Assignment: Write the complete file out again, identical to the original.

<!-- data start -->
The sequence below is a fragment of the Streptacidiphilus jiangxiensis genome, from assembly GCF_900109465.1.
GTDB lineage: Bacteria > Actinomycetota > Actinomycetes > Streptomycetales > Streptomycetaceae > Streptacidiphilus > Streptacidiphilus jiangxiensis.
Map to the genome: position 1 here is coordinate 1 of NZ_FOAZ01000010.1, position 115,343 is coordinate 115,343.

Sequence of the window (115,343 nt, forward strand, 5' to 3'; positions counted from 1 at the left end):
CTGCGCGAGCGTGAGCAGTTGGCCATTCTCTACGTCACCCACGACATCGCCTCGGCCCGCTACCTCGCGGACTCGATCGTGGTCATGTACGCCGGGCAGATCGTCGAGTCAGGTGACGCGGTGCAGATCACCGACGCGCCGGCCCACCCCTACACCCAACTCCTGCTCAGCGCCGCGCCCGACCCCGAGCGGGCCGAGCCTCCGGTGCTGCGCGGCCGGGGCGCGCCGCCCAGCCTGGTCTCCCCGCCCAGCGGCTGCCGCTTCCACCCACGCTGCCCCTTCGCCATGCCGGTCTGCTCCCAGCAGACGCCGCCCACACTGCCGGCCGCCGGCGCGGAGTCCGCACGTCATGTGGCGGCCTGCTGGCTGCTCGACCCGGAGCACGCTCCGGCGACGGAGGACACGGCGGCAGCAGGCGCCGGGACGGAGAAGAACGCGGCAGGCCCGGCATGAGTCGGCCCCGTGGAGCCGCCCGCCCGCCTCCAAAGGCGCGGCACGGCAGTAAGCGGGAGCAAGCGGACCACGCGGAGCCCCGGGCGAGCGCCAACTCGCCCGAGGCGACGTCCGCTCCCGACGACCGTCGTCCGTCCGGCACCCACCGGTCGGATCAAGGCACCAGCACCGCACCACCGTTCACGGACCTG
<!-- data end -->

The sequence below is a fragment of the Streptacidiphilus jiangxiensis genome, from assembly GCF_900109465.1.
GTDB lineage: Bacteria > Actinomycetota > Actinomycetes > Streptomycetales > Streptomycetaceae > Streptacidiphilus > Streptacidiphilus jiangxiensis.
Map to the genome: position 1 here is coordinate 1 of NZ_FOAZ01000010.1, position 115,343 is coordinate 115,343.

Sequence of the window (115,343 nt, forward strand, 5' to 3'; positions counted from 1 at the left end):
CTGCGCGAGCGTGAGCAGTTGGCCATTCTCTACGTCACCCACGACATCGCCTCGGCCCGCTACCTCGCGGACTCGATCGTGGTCATGTACGCCGGGCAGATCGTCGAGTCAGGTGACGCGGTGCAGATCACCGACGCGCCGGCCCACCCCTACACCCAACTCCTGCTCAGCGCCGCGCCCGACCCCGAGCGGGCCGAGCCTCCGGTGCTGCGCGGCCGGGGCGCGCCGCCCAGCCTGGTCTCCCCGCCCAGCGGCTGCCGCTTCCACCCACGCTGCCCCTTCGCCATGCCGGTCTGCTCCCAGCAGACGCCGCCCACACTGCCGGCCGCCGGCGCGGAGTCCGCACGTCATGTGGCGGCCTGCTGGCTGCTCGACCCGGAGCACGCTCCGGCGACGGAGGACACGGCGGCAGCAGGCGCCGGGACGGAGAAGAACGCGGCAGGCCCGGCATGAGTCGGCCCCGTGGAGCCGCCCGCCCGCCTCCAAAGGCGCGGCACGGCAGTAAGCGGGAGCAAGCGGACCACGCGGAGCCCCGGGCGAGCGCCAACTCGCCCGAGGCGACGTCCGCTCCCGACGACCGTCGTCCGTCCGGCACCCACCGGTCGGATCAAGGCACCAGCACCGCACCACCGTTCACGGACCTG